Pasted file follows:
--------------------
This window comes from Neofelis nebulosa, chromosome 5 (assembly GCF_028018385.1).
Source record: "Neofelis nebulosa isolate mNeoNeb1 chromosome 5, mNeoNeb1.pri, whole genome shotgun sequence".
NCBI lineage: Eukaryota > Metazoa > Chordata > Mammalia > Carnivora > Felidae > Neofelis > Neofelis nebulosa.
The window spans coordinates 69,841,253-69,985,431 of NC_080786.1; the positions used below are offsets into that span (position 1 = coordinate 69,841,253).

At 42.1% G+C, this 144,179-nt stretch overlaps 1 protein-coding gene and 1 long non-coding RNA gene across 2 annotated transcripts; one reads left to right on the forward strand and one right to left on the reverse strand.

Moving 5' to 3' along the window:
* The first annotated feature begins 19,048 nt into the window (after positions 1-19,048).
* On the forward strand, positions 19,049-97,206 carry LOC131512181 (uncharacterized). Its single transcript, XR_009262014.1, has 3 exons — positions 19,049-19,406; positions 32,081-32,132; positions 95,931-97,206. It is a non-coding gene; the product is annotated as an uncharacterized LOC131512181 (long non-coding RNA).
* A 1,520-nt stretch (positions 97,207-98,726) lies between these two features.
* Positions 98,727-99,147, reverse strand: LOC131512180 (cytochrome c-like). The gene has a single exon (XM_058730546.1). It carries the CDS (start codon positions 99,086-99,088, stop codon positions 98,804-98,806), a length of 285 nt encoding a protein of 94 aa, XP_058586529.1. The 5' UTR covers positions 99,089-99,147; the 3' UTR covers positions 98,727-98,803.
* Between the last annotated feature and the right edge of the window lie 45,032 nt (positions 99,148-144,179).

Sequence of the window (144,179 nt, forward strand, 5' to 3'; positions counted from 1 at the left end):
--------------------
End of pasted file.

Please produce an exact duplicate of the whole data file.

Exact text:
This window comes from Neofelis nebulosa, chromosome 5 (assembly GCF_028018385.1).
Source record: "Neofelis nebulosa isolate mNeoNeb1 chromosome 5, mNeoNeb1.pri, whole genome shotgun sequence".
NCBI lineage: Eukaryota > Metazoa > Chordata > Mammalia > Carnivora > Felidae > Neofelis > Neofelis nebulosa.
The window spans coordinates 69,841,253-69,985,431 of NC_080786.1; the positions used below are offsets into that span (position 1 = coordinate 69,841,253).

At 42.1% G+C, this 144,179-nt stretch overlaps 1 protein-coding gene and 1 long non-coding RNA gene across 2 annotated transcripts; one reads left to right on the forward strand and one right to left on the reverse strand.

Moving 5' to 3' along the window:
* The first annotated feature begins 19,048 nt into the window (after positions 1-19,048).
* On the forward strand, positions 19,049-97,206 carry LOC131512181 (uncharacterized). Its single transcript, XR_009262014.1, has 3 exons — positions 19,049-19,406; positions 32,081-32,132; positions 95,931-97,206. It is a non-coding gene; the product is annotated as an uncharacterized LOC131512181 (long non-coding RNA).
* A 1,520-nt stretch (positions 97,207-98,726) lies between these two features.
* Positions 98,727-99,147, reverse strand: LOC131512180 (cytochrome c-like). The gene has a single exon (XM_058730546.1). It carries the CDS (start codon positions 99,086-99,088, stop codon positions 98,804-98,806), a length of 285 nt encoding a protein of 94 aa, XP_058586529.1. The 5' UTR covers positions 99,089-99,147; the 3' UTR covers positions 98,727-98,803.
* Between the last annotated feature and the right edge of the window lie 45,032 nt (positions 99,148-144,179).

Sequence of the window (144,179 nt, forward strand, 5' to 3'; positions counted from 1 at the left end):